Blanka Zizka: Are you a human being when you don’t have a nation?
Christopher Munden: And then the conflict of civilizations too. This might be presentist, that I’m putting our current times on it.
Blanka Zizka: It has been there all in the 20th century, that was the beginning of it all, and now we’re just now seeing the consequences of what has been started already. Like global warming, we had information about that in the 1950s. She’s writing about that too, it’s in the last line.
Then we were visited by a creature not named by any of the gods and we called it Death, and it took power over us, and autumn on that first day started to shed yellowish leaves on our beds; then the trees stared at their own bareness and we didn’t come to their aid, did we?
Blanka Zizka: Do you know a little about Etel’s history?
Christopher Munden: No, I suppose not.
Blanka Zizka: She’s 93 years old. Her father was a Syrian Muslim working for the Ottoman Empire, speaking Turkish at home. Her mother was an Orthodox Greek and they had to move out of Turkey, because Turkey became too nationalistic for mixed marriages. They moved to Lebanon, where she was born in 1925. So that informed her sense of belonging.
Christopher Munden: Was Lebanon a country then? A French mandate?
Blanka Zizka: Right, a French mandate. It was a country, but it was new, very new. She was brought up in a mix of languages, she went to French school and then she moved to the United States and started to write in English. She writes all her works in English because she found the rhythms of English more closer to what she feels her voice is. With my actors I’m trying to find how you go from printed text to that essential place out of which the language was born. And Etel talks about the same thing with her paintings and writing, that she’s trying to find that source before the words were born in her art, and communicate that.
Christopher Munden: It sounds like the poem resonates with you both for the content but also the …
Blanka Zizka: I would call it aesthetic.
Who are we, us the children of History, whose, which period, which side of History, the wars or the poems, the queens or the strangers, on which side of whose History are we going to be? Are we going to be?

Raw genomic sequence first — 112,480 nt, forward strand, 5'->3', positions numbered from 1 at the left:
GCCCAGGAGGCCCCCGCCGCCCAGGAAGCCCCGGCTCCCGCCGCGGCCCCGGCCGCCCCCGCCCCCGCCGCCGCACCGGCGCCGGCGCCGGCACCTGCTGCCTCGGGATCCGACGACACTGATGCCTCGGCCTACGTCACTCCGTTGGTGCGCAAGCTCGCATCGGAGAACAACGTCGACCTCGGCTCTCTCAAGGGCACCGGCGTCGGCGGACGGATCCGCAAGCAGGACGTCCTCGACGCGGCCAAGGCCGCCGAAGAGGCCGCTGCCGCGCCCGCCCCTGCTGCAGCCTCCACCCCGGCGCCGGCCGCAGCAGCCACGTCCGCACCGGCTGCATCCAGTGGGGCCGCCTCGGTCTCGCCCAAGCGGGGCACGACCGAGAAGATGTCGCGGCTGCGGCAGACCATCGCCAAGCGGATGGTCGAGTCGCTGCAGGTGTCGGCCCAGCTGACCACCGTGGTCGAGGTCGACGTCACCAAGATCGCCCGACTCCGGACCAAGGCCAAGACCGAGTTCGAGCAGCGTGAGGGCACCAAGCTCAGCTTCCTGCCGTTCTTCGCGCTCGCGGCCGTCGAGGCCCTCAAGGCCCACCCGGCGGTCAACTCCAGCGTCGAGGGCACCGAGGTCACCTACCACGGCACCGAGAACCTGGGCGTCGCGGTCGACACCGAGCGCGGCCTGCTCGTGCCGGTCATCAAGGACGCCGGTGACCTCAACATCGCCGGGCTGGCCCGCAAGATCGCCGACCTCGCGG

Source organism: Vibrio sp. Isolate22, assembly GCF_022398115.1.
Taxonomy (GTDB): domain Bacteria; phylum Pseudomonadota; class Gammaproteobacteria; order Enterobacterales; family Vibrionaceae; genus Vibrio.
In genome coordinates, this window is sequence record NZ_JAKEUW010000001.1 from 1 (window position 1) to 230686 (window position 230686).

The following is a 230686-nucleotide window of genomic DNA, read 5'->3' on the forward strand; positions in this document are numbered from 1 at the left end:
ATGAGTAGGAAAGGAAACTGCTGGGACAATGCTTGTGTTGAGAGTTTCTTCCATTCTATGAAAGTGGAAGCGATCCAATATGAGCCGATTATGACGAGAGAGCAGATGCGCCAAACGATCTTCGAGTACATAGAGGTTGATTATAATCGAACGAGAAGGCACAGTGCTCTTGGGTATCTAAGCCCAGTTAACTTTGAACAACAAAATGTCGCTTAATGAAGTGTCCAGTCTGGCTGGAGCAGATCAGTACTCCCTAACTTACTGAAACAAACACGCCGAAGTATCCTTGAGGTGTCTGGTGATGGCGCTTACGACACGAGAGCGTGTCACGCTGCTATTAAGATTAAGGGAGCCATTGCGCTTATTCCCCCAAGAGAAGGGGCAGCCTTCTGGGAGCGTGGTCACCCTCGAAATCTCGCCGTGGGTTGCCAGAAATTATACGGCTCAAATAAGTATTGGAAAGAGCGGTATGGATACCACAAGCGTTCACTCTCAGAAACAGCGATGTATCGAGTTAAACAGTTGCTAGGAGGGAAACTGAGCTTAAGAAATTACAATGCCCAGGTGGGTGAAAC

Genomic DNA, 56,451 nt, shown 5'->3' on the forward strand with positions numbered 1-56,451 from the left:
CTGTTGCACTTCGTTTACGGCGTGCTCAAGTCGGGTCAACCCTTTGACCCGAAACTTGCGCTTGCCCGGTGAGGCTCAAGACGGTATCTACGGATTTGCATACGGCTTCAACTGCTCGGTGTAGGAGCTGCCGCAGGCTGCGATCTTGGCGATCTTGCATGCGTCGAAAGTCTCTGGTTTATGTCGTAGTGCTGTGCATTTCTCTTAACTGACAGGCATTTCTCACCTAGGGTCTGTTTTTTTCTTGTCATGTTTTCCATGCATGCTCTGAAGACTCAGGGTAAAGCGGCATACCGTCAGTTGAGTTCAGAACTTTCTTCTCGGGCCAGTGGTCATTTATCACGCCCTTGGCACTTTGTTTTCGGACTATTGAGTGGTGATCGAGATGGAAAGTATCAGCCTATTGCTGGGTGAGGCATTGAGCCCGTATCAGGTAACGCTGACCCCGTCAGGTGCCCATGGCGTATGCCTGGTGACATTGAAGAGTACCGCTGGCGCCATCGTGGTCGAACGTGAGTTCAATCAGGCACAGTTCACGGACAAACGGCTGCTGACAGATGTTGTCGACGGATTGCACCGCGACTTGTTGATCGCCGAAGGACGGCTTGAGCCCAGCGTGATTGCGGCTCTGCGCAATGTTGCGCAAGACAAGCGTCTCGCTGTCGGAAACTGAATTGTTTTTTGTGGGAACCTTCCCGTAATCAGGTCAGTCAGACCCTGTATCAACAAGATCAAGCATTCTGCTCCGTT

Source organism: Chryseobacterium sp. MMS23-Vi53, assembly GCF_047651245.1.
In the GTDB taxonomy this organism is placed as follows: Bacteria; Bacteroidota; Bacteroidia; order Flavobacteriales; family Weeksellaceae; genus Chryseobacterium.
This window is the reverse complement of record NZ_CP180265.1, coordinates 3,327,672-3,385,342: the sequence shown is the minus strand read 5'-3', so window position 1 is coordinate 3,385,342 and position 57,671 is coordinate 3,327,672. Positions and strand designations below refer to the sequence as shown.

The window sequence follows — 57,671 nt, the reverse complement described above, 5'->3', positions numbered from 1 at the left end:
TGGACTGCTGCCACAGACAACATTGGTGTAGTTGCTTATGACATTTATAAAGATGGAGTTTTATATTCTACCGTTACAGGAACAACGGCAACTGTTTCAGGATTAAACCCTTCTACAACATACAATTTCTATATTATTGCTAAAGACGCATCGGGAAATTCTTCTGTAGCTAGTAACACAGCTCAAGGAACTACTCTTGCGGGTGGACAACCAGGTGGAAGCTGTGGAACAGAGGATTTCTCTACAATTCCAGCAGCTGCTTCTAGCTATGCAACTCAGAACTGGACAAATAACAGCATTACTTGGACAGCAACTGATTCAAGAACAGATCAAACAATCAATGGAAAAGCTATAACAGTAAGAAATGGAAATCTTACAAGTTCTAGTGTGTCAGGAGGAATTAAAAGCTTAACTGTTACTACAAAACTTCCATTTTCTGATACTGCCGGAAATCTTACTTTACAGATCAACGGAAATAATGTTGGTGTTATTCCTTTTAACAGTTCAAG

Christopher Munden: What kind of conversations about the poem are you having in workshops and rehearsals.
Blanka Zizka: We are playing with a lot of different ideas about how to approach the poem, because it isn’t meant to be theater. But one of the reasons why I love the poem is in the past, poems were always an oral expression. With printing we have become readers instead of listeners.
Christopher Munden: And our experience of poetry…
Blanka Zizka: It’s very private. And I thought with this poem, I wanted to hear it with many people in the room, and have it resonate in a space, and I want to give that original purpose of poetry to this poem.
Christopher Munden: It lends itself to that because it’s personal, it’s talking about self, but it uses “we” and “you” a lot, as if it’s inviting others to hear it.
Blanka Zizka: But also there are all these different voices within one person all the time, and the poem explores this. It’s a constant dialectic. There’s a thought expressed and then a thought comes in opposition. And so I’m playing with this idea that my actors are the voices inside of this one person. So one could say “Where are we? where?” another “There is a where,” another “because we are stubbornly.”
Where are we? where? There is a where, because we are stubbornly, and have been, and who are we, if not you and me?